• Question 5

Match the following quotations to their effect on the audience watching 'Journey's End.'

CORRECT ANSWER

Column A

Column B

"It's a wonderful morning"
Builds a false sense of security,...
"Standing up there in the dark la...
The quiet is eerily unsettling, b...
"The big attack soon, I reckon"
The audience is reminded that the...
EDDIE SAYS
Much anticipation is built up in the play through Sherriff's focus on the quiet and the waiting. We're regularly given reminders that this is a false sense of security and that an attack is imminent. Indeed we see Trotter counting down on his chart to the day of attack. The lovely weather and spring-like features only serve to heighten the tension, because we know that the beauty of nature will soon be destroyed.
  • Question 6

In the scene where Hibbert begs Stanhope to be sent away from the front line for treatment, Stanhope says:

 

"Because I feel the same - exactly the same! Every little noise up there makes me feel - just as you feel. Why didn't you talk to me instead of talking about neuralgia? We all feel like you do sometimes, if you only knew. I hate and loathe it all"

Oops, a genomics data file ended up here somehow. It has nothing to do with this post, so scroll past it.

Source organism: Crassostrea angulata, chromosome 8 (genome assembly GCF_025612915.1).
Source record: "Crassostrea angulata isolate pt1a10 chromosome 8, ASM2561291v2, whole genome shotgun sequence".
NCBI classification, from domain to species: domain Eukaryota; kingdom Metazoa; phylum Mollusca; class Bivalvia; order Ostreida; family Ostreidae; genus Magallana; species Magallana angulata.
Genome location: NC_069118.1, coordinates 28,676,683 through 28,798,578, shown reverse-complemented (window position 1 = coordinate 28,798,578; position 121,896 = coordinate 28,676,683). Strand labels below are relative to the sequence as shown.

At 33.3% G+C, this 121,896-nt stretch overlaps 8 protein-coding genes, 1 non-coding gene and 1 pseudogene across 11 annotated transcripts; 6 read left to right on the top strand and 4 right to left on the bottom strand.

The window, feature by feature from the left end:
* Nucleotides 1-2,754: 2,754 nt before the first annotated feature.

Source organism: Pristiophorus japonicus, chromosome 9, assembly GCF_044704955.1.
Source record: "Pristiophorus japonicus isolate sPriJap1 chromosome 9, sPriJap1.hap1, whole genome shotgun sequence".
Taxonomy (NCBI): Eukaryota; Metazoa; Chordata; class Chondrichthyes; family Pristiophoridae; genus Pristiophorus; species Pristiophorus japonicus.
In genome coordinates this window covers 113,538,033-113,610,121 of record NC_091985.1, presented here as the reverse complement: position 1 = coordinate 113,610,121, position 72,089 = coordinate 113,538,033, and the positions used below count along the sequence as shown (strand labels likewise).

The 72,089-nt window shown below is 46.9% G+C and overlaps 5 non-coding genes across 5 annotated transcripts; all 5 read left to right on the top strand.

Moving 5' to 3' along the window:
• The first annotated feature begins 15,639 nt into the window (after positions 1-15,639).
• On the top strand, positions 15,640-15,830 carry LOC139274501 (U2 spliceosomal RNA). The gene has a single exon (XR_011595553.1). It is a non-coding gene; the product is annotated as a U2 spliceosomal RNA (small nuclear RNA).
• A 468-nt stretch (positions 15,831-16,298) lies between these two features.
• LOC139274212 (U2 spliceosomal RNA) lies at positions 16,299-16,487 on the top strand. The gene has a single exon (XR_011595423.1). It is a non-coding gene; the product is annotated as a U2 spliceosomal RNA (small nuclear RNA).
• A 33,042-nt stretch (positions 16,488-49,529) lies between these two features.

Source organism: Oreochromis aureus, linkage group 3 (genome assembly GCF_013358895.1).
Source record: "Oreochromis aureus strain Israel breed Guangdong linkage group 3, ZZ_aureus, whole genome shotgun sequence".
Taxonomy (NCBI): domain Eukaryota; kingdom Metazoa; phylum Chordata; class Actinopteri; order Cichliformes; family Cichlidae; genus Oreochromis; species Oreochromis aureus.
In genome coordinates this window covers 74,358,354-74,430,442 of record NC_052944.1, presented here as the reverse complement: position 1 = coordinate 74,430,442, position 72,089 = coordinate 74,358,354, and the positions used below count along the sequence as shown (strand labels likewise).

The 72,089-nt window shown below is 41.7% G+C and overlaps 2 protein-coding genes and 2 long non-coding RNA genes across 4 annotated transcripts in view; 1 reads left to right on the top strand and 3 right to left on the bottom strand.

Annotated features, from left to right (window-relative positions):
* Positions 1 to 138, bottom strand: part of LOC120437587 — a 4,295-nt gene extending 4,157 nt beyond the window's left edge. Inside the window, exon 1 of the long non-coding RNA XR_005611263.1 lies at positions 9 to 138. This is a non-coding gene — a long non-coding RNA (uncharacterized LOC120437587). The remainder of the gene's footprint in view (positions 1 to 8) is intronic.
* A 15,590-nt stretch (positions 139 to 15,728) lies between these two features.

What themes are explored here? 

CORRECT ANSWER
Fear
Pyschological effects of war
Comradeship
EDDIE SAYS
All of these themes are explored in the play, but it's important to look at what individual quotations show. Here we see Stanhope opening up to Hibbert, revealing his own vulnerabilities. He admits that he also feels fearful. Sherriff highlights how fear would have affected men on the front line psychologically; we see Hibbert lying about neuralgia because he is so desperate not to continue, whereas we know that Stanhope turns to drink for comfort. Comradeship is also a key theme here as Stanhope treats Hibbert with compassion and offers an understanding ear.